The strength of England’s batting unit was in full flow in the 3rd ODI as they chased down a huge target with ease.
Expect England to win the final ODI.
England showed exactly why they are the world champions in ODIs currently after they chased down a huge target of 337 with absolute ease in the 2nd ODI against India. With that brutal show, the series is now leveled 1-1 and the final match on Sunday will decide the series winner. India put up a strong batting show but didn’t go as hard as they could have. Their bowling was pretty mediocre and clearly lacked a punch against such a strong batting unit. England must be soaring high on confidence and begin as favorites for the last ODI.
336-6 would be considered a big total in ODI on most days. But not against a side like England and certainly not on such flat Indian tracks. India’s approach to building an ODI inning remains outdated – they begin slowly and plod around till 30 overs and then start being aggressive only in the last 10. They have the batting depth to target a total of around 375 but they mostly end up with 320-330. On days when their bowling is good, they restrict their oppositions. But when it’s not, like in the last ODI, they are made to suffer.
The problem with India right now is that their top four - Rohit Sharma, Shikhar Dhawan, Virat Kohli, and KL Rahul – are all very similar types of batsmen. While Rahul did score a hundred in the last ODI and Kohli struck a good fifty, both of them played with a strike-rate of under 100 and that cost the team precious runs. Rishabh Pant’s brutal 40-ball 77 was what really pushed India towards a big total.
India’s bowling was mediocre and barring Bhuvneshwar Kumar, none of the others could make an impact. What’s concerning is that their two spinners - Kuldeep Yadav and Krunal Pandya – were hammered with disdain and this could be a serious issue in the decider.
Rohit Sharma, Shikhar Dhawan, Virat Kohli (c), KL Rahul, Rishabh Pant (wk), Hardik Pandya, Krunal Pandya, Shardul Thakur, Bhuvneshwar Kumar, Kuldeep Yadav/ Yuzvendra Chahal, Prasidh Krishna
Krunal Pandya, Lokesh Rahul, Hardik Pandya, Rohit Sharma, Bhuvneshwar Kumar, T Natarajan, Prasidh Krishna, Virat Kohli, Rishabh Pant, Shikhar Dhawan, SN Thakur
Chasing down 337 with 6.3 overs is something quite remarkable. But that’s what this England side is capable of. They were not bothered by the seemingly daunting target and the top-order made a mockery of it by displaying an aggressive brand of cricket that England is known for these days. Jason Roy (55 off 52 balls), Jonny Bairstow (124 off 112 balls), and Ben Stokes (99 off 52 balls) combined to make quick work of the target and help England level the series. The awesome power in this batting lineup is scary, given that they have Jos Buttler, Liam Livingstone, and Moeen Ali in the middle and lower order as well.
England’s bowling wasn’t too bad on a flat deck. Tom Curran and Stokes were expensive. However, Sam Curran and Reece Topley, in particular, were really smart and didn’t allow the Indian batsmen to go berserk in the last 10 overs. Moeen Ali, too, (0-47 in 10 overs) delivered a miserly spell. There’s enough variety in this bowling unit to keep the Indian batting under check in the last match.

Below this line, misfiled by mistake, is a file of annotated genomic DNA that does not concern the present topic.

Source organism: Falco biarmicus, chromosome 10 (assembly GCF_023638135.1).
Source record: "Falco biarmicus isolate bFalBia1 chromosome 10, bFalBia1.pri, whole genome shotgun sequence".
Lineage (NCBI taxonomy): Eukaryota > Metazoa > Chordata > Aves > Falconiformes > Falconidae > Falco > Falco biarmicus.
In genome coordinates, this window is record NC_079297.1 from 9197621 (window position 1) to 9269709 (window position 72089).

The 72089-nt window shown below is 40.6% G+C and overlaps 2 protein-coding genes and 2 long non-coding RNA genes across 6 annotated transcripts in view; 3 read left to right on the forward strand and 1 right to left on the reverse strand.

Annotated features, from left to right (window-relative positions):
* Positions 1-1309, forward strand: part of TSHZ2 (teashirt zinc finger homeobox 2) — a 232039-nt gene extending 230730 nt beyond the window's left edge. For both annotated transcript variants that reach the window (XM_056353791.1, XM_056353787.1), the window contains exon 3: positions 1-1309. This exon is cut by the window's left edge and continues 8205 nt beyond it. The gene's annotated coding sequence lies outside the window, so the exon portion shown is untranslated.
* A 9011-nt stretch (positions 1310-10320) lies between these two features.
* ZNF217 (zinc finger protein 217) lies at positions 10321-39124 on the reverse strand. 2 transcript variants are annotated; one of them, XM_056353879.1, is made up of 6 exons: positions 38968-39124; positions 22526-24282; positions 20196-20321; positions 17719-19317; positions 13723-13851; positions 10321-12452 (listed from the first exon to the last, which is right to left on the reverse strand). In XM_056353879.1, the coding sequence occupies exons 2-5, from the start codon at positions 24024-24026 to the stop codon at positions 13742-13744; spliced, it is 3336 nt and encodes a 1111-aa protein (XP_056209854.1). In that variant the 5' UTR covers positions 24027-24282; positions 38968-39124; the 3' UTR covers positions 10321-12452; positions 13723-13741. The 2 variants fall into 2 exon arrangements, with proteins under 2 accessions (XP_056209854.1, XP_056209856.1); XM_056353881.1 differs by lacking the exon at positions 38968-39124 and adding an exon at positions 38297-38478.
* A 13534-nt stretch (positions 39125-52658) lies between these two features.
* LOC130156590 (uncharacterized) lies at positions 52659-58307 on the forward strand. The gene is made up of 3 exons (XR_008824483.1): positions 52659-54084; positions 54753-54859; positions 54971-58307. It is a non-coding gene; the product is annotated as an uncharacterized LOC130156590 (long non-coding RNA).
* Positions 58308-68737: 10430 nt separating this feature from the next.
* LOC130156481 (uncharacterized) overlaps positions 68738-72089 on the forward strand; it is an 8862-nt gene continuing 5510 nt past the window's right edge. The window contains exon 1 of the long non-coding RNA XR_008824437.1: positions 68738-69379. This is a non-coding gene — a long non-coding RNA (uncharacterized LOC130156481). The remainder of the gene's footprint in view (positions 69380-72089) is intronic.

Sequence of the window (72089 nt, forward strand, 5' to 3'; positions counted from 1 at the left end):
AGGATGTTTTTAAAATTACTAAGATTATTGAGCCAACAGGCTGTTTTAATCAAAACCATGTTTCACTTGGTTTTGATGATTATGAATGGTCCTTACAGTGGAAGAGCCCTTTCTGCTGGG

Jason Roy, Jonny Bairstow, Ben Stokes, Dawid Malan, Jos Buttler (c & wk), Liam Livingstone, Moeen Ali, Sam Curran, Mark Wood, Adil Rashid, Reece Topley
Jonny Bairstow, Jos Buttler, Jason Roy, Mark Wood, AU Rashid, Moeen Ali, Liam Livingstone, Sam Curran, Ben Stokes, Reece Topley, Dawid Malan
|Hr||Temp||Rain||W. speed||W. direction||Clouds|
|00h||26||0 mm.||0.98 k/h||From: NNW||1%|
|03h||29||0 mm.||1.79 k/h||From: NE||2%|
|06h||35||0 mm.||3.59 k/h||From: ENE||5%|
|09h||38||0 mm.||2.64 k/h||From: NE||48%|
|12h||37||0 mm.||2.84 k/h||From: WNW||68%|
|15h||30||0 mm.||3.22 k/h||From: W||49%|
|18h||27||0 mm.||2.77 k/h||From: WSW||28%|
|21h||26||0 mm.||2.45 k/h||From: W||12%|
The pitch at the Maharashtra Cricket Association Stadium, Pune, is clearly in favor of the batsmen. In the first innings, seamers and slower bowlers do get some purchase but as the pitch softens up a little, it becomes much easier for batting. In the second half, batting is even easier as the ball comes on nicely to the bat and there’s hardly any movement for the bowlers.
The weather in Pune on Sunday will be hazy and warm.
In the two ODIs played at the Maharashtra Cricket Association Stadium in this series, we have already seen three totals in excess of 300. Expect another high-scoring encounter in the last ODI. If England bats first, they might even get 375-400 runs. Any total of around 350 runs by the team batting first is almost necessary on this wicket.
The team winning the toss will look to chase first as batting second in this venue is clearly a much easier task.
India and England have been engaged in a fierce battle in this limited-overs series. India won the T20I series and started the ODI one in style. However, England have shown that their batting might and aggressive mode of operation will win them more matches than losing them. On such flat tracks, they will always have the edge and after the way they won the last ODI, they begin as favorites for the decider. India, with their conservative approach to ODI batting, might win if they bowl extraordinarily well. But that looks unlikely at the moment.
Expect England to win the final ODI.